Measuring Frequency Response and Distortion of amplifiers (4x150w RMS and 4x80W RMS)

icbcodc

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For the calculation of the divider I considered the measurement of the distortion at the level of maximum output power. In our case the maximum power was 150W which on 8 ohm corresponds to a voltage of about 35Veff while the maximum level accepted by a sound card has been set at 1Veff therefore the 2.2Kohm and 82Kohm partition guarantees that at the maximum power the input voltage the sound card is less than the expected maximum level. with 35 Veff the input level to the sound card is 0.91Veff .

Hi Antonio

I still can not understand how to calculate the final resistor value of the divider, cause my basic knowledge is poor.:rolleyesno:

Cause the structure of divider in the circuit looks different with that in the picture of online divider calculator.

This below is the divider in the circuit:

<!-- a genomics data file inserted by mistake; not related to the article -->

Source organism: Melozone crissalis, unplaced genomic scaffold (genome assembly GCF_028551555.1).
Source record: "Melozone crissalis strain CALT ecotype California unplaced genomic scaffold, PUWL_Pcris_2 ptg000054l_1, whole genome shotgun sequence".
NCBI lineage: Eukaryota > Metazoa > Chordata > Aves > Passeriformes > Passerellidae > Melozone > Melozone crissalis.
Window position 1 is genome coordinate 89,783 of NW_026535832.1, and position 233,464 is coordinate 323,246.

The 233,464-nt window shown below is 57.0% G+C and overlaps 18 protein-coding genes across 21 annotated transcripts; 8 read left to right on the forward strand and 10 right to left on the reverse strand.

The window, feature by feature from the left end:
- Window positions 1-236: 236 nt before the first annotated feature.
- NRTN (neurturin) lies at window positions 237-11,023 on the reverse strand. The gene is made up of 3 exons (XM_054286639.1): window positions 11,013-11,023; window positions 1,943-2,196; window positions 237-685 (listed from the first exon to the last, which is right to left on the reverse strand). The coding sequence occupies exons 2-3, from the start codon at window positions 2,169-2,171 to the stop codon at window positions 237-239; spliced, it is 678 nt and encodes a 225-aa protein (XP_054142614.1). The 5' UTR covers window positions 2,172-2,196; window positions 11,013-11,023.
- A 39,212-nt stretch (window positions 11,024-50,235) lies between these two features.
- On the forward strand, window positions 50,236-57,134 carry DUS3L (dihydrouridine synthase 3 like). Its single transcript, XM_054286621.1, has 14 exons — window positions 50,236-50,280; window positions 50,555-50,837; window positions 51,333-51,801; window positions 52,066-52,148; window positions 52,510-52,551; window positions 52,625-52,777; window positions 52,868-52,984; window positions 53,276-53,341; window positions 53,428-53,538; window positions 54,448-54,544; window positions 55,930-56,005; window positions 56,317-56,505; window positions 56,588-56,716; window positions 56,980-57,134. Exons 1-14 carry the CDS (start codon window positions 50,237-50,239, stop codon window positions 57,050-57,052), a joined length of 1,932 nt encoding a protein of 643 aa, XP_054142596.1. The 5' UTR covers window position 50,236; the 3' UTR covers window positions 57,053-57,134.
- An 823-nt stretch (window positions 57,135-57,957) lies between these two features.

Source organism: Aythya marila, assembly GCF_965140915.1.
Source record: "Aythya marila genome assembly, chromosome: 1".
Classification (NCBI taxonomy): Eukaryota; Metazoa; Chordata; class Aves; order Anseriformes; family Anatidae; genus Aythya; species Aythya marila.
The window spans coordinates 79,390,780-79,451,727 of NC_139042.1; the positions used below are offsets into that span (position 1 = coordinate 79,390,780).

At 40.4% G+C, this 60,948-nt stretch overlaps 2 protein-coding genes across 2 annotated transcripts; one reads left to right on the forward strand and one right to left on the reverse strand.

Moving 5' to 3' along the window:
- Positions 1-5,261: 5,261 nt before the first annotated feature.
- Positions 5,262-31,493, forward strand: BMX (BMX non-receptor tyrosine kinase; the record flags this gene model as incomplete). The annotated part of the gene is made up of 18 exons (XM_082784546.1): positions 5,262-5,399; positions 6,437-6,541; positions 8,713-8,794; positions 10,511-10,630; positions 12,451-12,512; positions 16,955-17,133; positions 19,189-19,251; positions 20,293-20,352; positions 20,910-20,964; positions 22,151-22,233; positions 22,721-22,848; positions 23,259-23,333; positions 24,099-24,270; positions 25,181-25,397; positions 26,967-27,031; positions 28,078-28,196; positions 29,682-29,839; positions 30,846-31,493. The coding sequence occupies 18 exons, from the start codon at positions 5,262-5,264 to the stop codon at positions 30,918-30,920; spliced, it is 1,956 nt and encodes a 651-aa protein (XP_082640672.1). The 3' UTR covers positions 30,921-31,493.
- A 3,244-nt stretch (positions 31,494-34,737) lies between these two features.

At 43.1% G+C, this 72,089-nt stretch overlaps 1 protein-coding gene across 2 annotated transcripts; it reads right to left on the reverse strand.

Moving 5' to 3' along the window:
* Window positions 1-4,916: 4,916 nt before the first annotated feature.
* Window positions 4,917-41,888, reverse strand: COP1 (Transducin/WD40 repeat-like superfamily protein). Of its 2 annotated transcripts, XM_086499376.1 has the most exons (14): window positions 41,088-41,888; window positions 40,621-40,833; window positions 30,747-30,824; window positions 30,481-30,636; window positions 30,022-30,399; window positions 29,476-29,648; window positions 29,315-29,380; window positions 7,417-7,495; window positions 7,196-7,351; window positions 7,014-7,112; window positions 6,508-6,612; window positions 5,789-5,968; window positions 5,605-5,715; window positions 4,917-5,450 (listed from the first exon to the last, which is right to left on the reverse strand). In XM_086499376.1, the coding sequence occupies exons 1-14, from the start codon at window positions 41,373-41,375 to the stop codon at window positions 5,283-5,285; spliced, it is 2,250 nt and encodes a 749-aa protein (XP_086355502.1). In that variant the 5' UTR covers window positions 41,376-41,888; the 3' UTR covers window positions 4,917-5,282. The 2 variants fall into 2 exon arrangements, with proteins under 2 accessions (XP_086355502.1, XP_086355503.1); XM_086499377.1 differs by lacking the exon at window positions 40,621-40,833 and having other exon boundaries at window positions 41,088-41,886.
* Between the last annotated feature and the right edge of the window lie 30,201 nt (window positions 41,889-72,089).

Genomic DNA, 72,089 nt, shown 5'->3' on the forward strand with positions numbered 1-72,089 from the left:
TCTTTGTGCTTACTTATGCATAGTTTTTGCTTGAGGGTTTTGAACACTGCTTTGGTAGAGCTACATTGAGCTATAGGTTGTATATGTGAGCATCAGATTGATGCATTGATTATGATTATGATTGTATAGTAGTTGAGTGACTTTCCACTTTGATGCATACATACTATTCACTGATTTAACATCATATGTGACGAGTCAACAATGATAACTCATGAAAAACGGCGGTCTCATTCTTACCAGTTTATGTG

48421



This below is the divider in the online calculator:


48422


For me,they are different. Should I just leave the online calculator away?
 

dotnet

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In our case the maximum power was 150W which on 8 ohm corresponds to a voltage of about 35Veff while the maximum level accepted by a sound card has been set at 1Veff
If you look up the specs of the Behringer device, the maximum input level is actually +20dBu, i.e. ~7.75V. The ~3V over the 2.2k resistor at 150W will be fine.
 

trobbins

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R2=22k, R1=2k2, RL=1Megohm (instrument input). Option A: forget about RL equations and just use 'no load' equations for instrument input. Vout = Vin x 2k2/(22k+2k2) = Vin x 0.091. But max input is -3dBu (0.55Vrms).

R2=22k, R1=2k2, RL=?? (line input). Option B: use RL equations but assume RL =10k. Vout = Vin x 1k8/(22k+1k8) = Vin x 0.076. Max input is +20dBu (7.7Vrms).

So 35Vrms is either divided down to 3.2Vrms (which is too high for instrument input) or 2.7Vrms which is not too high for line input.

Normally any amplifier testing with a soundcard uses an rms voltmeter connected to the amplifier output, as that confirms the output power of the amp, and can be used to confirm what amp output voltage can be applied to the soundcard input before it distorts too much.